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Gregory J. Riely, MD, PhD


Patient Age and Sex: Indicators for Segmentectomy vs Lobectomy in Pure-Solid NSCLC?

By: Chris Schimpf, BS
Posted: Friday, February 16, 2024

A team of Japanese researchers conducted a post hoc supplemental analysis of the phase III JCOG0802/WJOG4607L Japanese multicenter, open-label clinical trial to examine why segmentectomy was associated with better overall survival than lobectomy among participants who had non–small cell lung cancer (NSCLC) with a pure-solid appearance on thin-section CT. Aritoshi Hattori, MD, of the Juntendo University School of Medicine, Tokyo, and colleagues reported that survival outcomes of segmentectomy seemed to depend on patient age and sex. The results of the analysis were published in The Lancet Respiratory Medicine.

“In patients with radiologically pure-solid NSCLC, the finding of better overall survival in the segmentectomy group was driven by older age and male sex, whereas the finding of worse relapse-free survival in the segmentectomy group was driven by recurrence in younger and female patients,” the investigators reported. “Although results of this supplemental analysis were exploratory, they might indicate the necessity to personalize surgical treatment on the basis of radiological findings or patient baseline characteristics.”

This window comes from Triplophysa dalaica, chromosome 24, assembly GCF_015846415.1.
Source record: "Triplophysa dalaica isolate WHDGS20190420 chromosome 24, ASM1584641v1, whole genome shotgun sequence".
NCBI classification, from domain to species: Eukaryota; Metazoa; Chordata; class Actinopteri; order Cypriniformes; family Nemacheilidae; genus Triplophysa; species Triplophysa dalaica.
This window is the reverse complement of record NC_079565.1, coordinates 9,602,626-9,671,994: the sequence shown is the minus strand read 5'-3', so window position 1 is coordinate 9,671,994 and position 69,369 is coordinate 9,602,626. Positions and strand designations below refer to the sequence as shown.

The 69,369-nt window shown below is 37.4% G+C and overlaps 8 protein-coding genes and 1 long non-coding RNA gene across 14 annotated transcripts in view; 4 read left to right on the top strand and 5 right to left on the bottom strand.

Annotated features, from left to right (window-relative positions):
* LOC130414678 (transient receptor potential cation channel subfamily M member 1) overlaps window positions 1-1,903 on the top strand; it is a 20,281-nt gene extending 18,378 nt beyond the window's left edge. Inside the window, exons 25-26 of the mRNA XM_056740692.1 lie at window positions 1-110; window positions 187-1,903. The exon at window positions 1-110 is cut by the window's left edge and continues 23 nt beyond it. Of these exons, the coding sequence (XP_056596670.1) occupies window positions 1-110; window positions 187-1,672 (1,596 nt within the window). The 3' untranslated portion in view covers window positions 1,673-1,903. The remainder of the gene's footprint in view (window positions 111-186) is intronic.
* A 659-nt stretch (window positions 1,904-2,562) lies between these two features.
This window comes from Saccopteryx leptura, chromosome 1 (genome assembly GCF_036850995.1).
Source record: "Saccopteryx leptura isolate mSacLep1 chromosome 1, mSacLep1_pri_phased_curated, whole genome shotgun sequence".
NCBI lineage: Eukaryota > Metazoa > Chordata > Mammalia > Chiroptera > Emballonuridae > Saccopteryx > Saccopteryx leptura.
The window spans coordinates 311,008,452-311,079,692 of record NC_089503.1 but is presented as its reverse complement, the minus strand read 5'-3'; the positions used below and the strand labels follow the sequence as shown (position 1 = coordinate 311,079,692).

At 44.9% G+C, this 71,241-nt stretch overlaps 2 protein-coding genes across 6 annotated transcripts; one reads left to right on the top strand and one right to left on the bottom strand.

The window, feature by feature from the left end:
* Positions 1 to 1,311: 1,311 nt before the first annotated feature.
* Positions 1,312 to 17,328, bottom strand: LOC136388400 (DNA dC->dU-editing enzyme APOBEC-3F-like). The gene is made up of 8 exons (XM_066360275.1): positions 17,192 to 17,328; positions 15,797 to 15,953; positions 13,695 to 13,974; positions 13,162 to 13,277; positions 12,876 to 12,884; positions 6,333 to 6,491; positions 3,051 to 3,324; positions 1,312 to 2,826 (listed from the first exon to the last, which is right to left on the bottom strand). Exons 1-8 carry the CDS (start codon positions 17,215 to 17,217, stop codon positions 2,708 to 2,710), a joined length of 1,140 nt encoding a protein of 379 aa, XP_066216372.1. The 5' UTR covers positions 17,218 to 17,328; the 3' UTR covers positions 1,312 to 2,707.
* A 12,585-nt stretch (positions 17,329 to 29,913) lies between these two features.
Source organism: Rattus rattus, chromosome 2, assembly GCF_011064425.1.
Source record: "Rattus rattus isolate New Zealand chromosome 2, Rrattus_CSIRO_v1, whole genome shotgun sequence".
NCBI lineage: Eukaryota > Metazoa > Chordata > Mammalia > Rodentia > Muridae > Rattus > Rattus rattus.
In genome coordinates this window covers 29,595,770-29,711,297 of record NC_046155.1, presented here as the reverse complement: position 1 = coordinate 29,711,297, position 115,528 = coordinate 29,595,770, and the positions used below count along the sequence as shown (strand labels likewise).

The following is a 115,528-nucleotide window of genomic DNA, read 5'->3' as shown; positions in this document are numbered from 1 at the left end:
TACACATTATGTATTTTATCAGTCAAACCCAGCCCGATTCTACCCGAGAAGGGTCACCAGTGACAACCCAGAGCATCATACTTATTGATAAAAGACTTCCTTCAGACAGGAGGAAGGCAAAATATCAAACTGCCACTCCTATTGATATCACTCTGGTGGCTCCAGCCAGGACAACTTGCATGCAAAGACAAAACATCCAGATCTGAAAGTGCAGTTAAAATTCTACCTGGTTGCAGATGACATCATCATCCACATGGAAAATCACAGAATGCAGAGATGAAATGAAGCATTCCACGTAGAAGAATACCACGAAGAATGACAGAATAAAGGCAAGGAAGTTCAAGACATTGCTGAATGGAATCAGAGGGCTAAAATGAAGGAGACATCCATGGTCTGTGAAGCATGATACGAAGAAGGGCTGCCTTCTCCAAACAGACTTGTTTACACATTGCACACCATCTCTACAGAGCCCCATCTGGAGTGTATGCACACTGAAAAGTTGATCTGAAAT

Of the 1,106 participants in the study, 553 had radiologically pure-solid NSCLC and were eligible for the investigators’ supplemental analysis. Of them, 274 underwent lobectomy, and 279 underwent segmentectomy. Median patient age was 67, 63% were male, and 37% were female. The investigators observed better 5-year overall survival after segmentectomy among male patients (P = .0085) and patients aged 70 or older (P = .013). By contrast, they observed better 5-year relapse-free survival after lobectomy among female patients (P = .047) and patients younger than 70 (P = .049).

“By focusing on the results of radiologically pure-solid NSCLC, [this analysis] addresses worldwide concerns about whether segmentectomy is still appropriate for small-sized lung cancers with high malignancy,” the researchers added. They stressed that further research is necessary to determine clinically relevant indications for segmentectomy in radiologically pure-solid NSCLC.

Disclosure: For full disclosures of the study authors, visit

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